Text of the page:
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A great start for Owens, perhaps overlooked? - 87%

Xeogred, January 22nd, 2008

When people talk about Tim "The Ripper" Owens and his career it's usually all about his somewhat short stints in Judas Priest and Iced Earth, or perhaps even about his newer formed band Beyond Fear. But do you ever really see anyone mention Winters Bane? Probably not too often and that's a bit disappointing, because right of the bat Owens was doing more than just an impressive job performing powerful vocals at the mic.

For what Winters Bane were going for they were probably formed a bit too late, which is perhaps why this release (or the band for that matter) doesn't get a lot of attention. This is pretty simplistic stuff, straight up poundingly heavy traditional metal in the vein of Painkiller, Sanctuary's two albums come to mind at times too. The production suits the style very well, everything is pretty damn heavy and the drums are quite a force on their own. Guitars are very thick and actually comparable to some of today's modern bands (which may or may not be your thing). The mix is however sometimes a bit inconsistent, on some tracks Owens might sound like he's magically a street behind the band, some tracks don't sound as good as others, etc, the usual issues some albums have. Overall though it's not much of an issue.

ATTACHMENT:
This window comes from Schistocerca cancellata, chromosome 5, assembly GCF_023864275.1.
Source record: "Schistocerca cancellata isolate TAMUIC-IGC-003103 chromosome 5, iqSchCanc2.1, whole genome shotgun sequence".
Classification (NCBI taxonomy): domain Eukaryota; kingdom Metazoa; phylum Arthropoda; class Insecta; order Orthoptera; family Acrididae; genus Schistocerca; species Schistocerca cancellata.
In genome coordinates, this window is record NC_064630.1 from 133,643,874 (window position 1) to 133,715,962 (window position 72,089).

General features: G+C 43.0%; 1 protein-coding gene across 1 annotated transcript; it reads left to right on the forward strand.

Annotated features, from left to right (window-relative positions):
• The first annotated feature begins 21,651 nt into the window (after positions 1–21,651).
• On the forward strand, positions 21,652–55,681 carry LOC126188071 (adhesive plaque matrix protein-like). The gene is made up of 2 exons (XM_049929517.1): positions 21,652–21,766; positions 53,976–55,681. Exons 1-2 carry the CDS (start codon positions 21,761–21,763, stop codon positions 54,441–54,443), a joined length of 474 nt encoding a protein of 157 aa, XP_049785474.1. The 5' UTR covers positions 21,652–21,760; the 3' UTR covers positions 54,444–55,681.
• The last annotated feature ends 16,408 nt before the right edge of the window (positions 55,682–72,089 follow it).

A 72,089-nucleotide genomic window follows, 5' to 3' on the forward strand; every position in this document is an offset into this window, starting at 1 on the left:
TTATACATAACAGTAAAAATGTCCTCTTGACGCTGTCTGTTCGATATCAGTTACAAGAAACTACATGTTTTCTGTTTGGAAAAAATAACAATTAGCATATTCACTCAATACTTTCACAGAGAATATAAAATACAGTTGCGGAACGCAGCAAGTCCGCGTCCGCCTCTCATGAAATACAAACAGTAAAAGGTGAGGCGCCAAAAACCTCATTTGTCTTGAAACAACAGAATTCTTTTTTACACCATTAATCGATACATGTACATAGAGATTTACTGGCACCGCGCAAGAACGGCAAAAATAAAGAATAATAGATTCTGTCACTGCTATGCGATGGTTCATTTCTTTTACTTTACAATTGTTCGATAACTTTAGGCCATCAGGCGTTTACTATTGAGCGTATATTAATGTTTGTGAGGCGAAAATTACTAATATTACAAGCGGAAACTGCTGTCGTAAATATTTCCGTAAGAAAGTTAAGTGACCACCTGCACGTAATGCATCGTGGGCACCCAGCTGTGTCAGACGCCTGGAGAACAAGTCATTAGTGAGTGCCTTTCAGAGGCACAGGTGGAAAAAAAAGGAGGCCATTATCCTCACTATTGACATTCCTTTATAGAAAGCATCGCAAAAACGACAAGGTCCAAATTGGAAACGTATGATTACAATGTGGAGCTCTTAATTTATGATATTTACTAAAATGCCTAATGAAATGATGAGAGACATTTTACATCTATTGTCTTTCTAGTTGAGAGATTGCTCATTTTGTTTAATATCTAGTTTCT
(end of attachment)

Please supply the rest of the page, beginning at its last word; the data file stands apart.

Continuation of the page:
As stated above this is pretty basic heavy metal having its ups and downs. Owens as usual sticks to a lot of higher notes and he probably shrieks on here more than you've ever heard him before. There's definitely a dark atmosphere to some of the tracks and you can tell they wanted to go for something a bit "epic" at times. Though some may enjoy it for being a bit more lax than say, Iced Earth's Night of the Stormrider that released a year before this. It works pretty well at some parts like during the middle segments of Night Shade, with perfect vocal delivery and swift harmonies. Which brings me to another high point here, the dual harmonies and some of the guitar melodies are downright cool. The solo's seem to be a hit or miss though, some stick and some don't. The downside is that the album seems a bit lopsided, as you progress through the album it tends to feel like the songs themselves do also. So you may have to give it a few tracks before the quality hits, though maybe it's just the slight repetition with some of the tracks that causes this. In the end there's a lot to offer here for fans with a variety of tastes, old school power metal fans may enjoy it, modern metal fans, traditional enthusiasts, and especially those who enjoy everything Tim Owens. Definitely recommended. This is what Beyond Fear should sound like!